Let me just say that everything [LD Brown] told me about everything else with the Clintons – details large and small – personal and political – everything checked out. And everything he told me about his experience with the drug running and all the rest checked out similarly as much as I could check it with other sources. You’re always up against credibility issues in this world and you make choices. But there was so much other evidence that this was going on.

Sixty Minutes was very interested because they wanted one single talking head, a simple story line to pin on Clinton and those simple story lines are the easiest to knock down as the Clintons have always understood. You destroy the credibility of a Gennifer Flowers or an LD Brown or Paula. . .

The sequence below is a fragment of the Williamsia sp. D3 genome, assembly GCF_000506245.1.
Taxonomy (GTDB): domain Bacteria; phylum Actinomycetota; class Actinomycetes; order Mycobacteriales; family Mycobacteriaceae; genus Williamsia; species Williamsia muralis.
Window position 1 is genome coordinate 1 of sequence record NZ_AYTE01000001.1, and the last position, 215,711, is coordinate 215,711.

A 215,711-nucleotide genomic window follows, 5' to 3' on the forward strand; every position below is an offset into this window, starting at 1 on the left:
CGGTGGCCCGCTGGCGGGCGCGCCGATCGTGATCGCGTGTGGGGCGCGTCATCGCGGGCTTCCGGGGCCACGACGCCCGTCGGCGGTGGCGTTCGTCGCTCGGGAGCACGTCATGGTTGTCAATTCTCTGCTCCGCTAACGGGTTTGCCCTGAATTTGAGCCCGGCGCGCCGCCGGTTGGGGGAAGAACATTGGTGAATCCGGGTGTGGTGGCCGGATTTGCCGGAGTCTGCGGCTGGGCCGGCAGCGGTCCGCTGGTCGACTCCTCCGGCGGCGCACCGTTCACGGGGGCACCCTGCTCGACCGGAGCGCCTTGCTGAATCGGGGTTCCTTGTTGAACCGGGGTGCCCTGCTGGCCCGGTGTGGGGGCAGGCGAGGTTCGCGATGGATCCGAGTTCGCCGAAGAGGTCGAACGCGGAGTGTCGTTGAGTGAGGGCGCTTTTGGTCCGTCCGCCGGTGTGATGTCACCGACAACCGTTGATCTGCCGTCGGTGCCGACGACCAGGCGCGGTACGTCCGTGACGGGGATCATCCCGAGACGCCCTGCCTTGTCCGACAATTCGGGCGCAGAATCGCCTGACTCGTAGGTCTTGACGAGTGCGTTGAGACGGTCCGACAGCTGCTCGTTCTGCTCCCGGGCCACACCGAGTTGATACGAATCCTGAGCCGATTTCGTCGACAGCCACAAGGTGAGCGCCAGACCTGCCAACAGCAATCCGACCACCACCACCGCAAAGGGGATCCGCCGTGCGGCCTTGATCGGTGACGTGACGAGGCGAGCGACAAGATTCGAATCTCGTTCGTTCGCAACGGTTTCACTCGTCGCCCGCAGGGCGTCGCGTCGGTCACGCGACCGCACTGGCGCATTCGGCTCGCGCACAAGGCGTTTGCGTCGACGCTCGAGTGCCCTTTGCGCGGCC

Suzan Mazur: Was there a draft of the letter LD Brown sent to the CIA that Clinton made notes on?

Roger Morris: I don’t know about the notes. There was a recommendation Clinton made. And as the book explains, Clinton’s connections with the Agency go back a long way. Since the book was published, I’ve had people come forward and tell me that they knew much more than even the informants I was talking to, and I was talking to people who were retired from the Agency, who were quite categorical about Bill Clinton having been a source for Operation Chaos and for informing on American students abroad while he was at Oxford and all the rest.

Since then I’ve had people come to me and say, well don’t you know you missed the story, he was actually recruited at Georgetown. Georgetown was a veritable recruiting center in those days for the CIA – not just for Americans but for the large number of foreign students, the sons of foreign wealthy who were at Georgetown. So Bill’s contact with the Agency went back for years and years. . .